Intel posted the best quarter in its 50-year history even as it grapples with an ongoing shortage of 14nm manufacturing capacity that has led to rising prices and shortages on some low-end processors.
Intel's interim CEO Bob Swan also said during the company's earnings call that the shortage had been limited in scope during the third quarter, which is surprising given the existing challenges, but the company expects the shortage to become more severe during the tail end of the year. That means we could see more widespread shortages and higher pricing during the holiday season. The company also reiterated that its 10nm process is on track for release by the 2019 holiday season.
Intel currently has an open CEO position after the departure of Brian Krzanich. Intel's interim CEO Bob Swan helmed the call. Intel's Dr. Murthy Renduchintala, a clear front-runner for the position, was also present. Navin Shenoy, the other clear candidate that has been on prior earnings calls, did not attend this call due to the birth of his child. Intel did not announce a new CEO during the briefing.
In either case, Intel is selling all the silicon it can spin out of its fabs. That led to a record $19.2B in revenue, a 19% year-over-year improvement, and an improved forecast of $71.2 billion for full-year revenue, a $6.2B increase compared to the forecast at the beginning of the year. Intel also posted a stellar 65.9% gross margin figure for Q318.
Intel is firing on all cylinders: every one of its business units posted record revenue. The Client Computing Group (CCG), the arm that produces desktop processors, experienced a particularly impressive uptick, especially considering the recent debut of AMD's second-gen Ryzen processors. That group posted a 16% year-over-year increase in revenue to $10.2B, setting yet another record.
That explosive growth comes against the backdrop of the first growth in the PC market it seven years, but the market only expanded by one to two percent. That makes the 16% growth even more impressive. We usually expect this type of uptick after a wave of new processors come to market, but Intel's 9th Gen processors, which it released last week, aren't included in the figures.
14nm Production Constraints
Intel is enjoying unusually strong demand that it claims has catalyzed the worsening shortages of 14nm processors, but the worst of the shortage is yet to come. Swan underlined the forthcoming challenges, stating (via Seeking Alpha),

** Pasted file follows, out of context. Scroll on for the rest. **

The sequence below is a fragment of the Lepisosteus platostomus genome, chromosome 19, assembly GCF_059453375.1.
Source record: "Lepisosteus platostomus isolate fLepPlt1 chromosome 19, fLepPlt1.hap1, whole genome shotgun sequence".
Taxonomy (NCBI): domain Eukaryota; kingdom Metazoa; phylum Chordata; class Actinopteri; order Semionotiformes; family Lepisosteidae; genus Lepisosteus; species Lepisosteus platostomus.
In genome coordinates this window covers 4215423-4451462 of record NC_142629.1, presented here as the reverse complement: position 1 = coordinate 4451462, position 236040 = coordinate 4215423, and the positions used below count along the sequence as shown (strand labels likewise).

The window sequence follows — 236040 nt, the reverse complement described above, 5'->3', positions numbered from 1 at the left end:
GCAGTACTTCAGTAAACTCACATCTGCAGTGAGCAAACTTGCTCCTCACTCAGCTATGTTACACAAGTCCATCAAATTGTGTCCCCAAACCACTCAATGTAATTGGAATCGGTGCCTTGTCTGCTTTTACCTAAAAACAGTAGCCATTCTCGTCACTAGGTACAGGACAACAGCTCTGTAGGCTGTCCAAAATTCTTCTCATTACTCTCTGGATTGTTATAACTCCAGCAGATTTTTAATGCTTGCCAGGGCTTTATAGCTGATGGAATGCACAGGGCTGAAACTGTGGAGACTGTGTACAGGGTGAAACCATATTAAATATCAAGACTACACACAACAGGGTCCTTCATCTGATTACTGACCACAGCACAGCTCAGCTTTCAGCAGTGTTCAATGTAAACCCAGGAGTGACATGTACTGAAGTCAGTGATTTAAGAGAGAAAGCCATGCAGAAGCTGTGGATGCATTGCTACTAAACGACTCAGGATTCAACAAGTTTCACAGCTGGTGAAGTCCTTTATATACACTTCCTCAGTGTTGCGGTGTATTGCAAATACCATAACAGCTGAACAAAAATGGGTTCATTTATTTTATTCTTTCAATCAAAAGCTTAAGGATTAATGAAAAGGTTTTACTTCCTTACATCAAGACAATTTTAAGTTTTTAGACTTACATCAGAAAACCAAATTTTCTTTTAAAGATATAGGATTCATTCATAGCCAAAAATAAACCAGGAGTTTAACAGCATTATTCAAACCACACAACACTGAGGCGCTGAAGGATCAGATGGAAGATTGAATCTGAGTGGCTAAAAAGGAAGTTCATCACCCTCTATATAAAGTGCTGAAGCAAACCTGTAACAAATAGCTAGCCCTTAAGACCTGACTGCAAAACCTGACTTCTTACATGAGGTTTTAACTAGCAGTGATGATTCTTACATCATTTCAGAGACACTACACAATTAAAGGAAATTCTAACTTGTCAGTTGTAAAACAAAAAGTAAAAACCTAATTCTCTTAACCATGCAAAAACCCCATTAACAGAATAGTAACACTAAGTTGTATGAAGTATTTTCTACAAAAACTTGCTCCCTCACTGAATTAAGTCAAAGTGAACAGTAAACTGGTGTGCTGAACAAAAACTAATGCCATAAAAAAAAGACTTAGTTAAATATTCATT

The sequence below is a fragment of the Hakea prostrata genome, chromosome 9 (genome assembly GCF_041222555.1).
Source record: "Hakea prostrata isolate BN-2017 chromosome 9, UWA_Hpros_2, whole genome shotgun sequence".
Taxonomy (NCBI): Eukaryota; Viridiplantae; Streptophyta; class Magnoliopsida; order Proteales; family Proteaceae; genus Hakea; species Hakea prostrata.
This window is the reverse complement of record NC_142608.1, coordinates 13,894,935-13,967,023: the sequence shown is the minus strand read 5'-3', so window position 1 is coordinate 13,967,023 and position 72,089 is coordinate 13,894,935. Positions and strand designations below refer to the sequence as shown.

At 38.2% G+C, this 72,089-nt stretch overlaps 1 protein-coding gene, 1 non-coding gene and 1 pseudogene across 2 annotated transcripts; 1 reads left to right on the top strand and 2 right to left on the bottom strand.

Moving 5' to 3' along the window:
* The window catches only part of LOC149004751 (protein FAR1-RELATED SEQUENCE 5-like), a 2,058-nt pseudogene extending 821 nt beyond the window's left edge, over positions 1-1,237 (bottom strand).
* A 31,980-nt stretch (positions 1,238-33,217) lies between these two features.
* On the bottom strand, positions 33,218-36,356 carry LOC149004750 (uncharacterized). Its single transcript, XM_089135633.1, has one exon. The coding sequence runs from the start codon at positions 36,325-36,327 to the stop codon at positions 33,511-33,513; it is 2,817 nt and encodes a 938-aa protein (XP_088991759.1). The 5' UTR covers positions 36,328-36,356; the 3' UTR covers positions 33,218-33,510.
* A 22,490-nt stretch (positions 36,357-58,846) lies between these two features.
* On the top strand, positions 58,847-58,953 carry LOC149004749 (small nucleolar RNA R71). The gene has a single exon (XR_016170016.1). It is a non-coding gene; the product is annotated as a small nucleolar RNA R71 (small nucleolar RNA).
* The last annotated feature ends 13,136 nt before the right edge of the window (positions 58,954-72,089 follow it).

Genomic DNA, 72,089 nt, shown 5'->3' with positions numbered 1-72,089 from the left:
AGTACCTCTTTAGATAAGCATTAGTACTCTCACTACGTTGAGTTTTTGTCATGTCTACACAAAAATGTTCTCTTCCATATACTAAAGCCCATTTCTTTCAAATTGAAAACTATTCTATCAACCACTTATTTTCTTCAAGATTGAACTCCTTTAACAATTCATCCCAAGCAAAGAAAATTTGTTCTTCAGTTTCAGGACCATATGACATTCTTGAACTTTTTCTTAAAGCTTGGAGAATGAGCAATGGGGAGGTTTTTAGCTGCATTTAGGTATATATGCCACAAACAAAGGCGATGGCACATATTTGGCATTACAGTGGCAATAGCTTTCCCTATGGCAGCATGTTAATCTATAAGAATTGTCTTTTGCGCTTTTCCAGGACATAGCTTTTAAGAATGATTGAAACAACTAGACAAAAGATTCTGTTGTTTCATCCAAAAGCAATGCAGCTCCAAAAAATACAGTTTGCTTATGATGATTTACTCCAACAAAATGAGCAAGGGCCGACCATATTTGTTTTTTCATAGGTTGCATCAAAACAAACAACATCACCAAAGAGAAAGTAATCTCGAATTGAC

I would say in Q3, largely a function of customer collaboration in our fabs, I don't think we were too terribly constrained on the PC side, to be honest with you. I think as we're going into Q4 is where I think the constraints are impacting us a little bit more.
The increased demand caught the company off guard:
[...]we were caught off guard a little bit this year by explosive growth well ahead of what our expectations were back in the beginning of the year, and that growth came from all different segments of the business. It put us in the unfortunate situation of constraining some of the demand signals that we were seeing from the market and our customer base.
Intel's answer? Intel has boosted its CapEx to a record $15.5B this year, a $1.5B increase than expected at the beginning of the year. Intel also says that it has begun to migrate 10nm equipment over to the 14nm production lines to boost production. That's a wise move, as some industry analysts contend that roughly 95% of fab tooling is interchangeable between the 14nm and 10nm nodes.
Renduchintala stated the company is on track for 10nm deployment in 2019, citing improving yields on-par with the company's learning curve with the 14nm process, saying "[...]I feel more confident about that at this call than I did on the call a quarter ago." The company did not set an expected delivery date for the 7nm process but assured analysts the node is under development.
Intel's DCG (Data Center Group) posted impressive growth of $6.1B on the quarter, a 26% improvement sequentially. That helps brush off some of the lingering concerns that led to a stock price slump earlier this year. It also implies that AMD's EPYC isn't having a profound impact, though the second-gen EPYC 7nm chips, which debut later this year, may have more of an impact. Intel is also preparing for its Cascade Lake refresh.
Micron made waves last week when it announced that it planned to buy out Intel's stake in their joint IMFT (Intel Micron Flash Technologies) venture. Micron will exercise the option on January 1, 2019, then close the deal within the year. This could have a profound impact on Intel, which has integrated the speedy new memory into its client and enterprise storage, and now processor (via Optane DIMMs), product stacks.
Swan said that Intel's contract with Micron guarantees it access to ample supply until 2020, thus providing the company enough time to bring up its own production lines. Intel also owns the IP for Optane, making this is the logical long-term solution.
Intel's storage-fabbing NSG (Non-Volatile Solutions Group) business unit also turned a profit for the first time this year, but margins aren't as impressive as Intel reaps on the logic side of its business.
Intel is also preparing its "world-class supply chain" for the impact of heightened trade tensions and tariffs with China. Swan conceded that China is both a big customer and an integral part of the company's supply chain, but indicated the company is adjusting its supply chain to circumvent the challenges.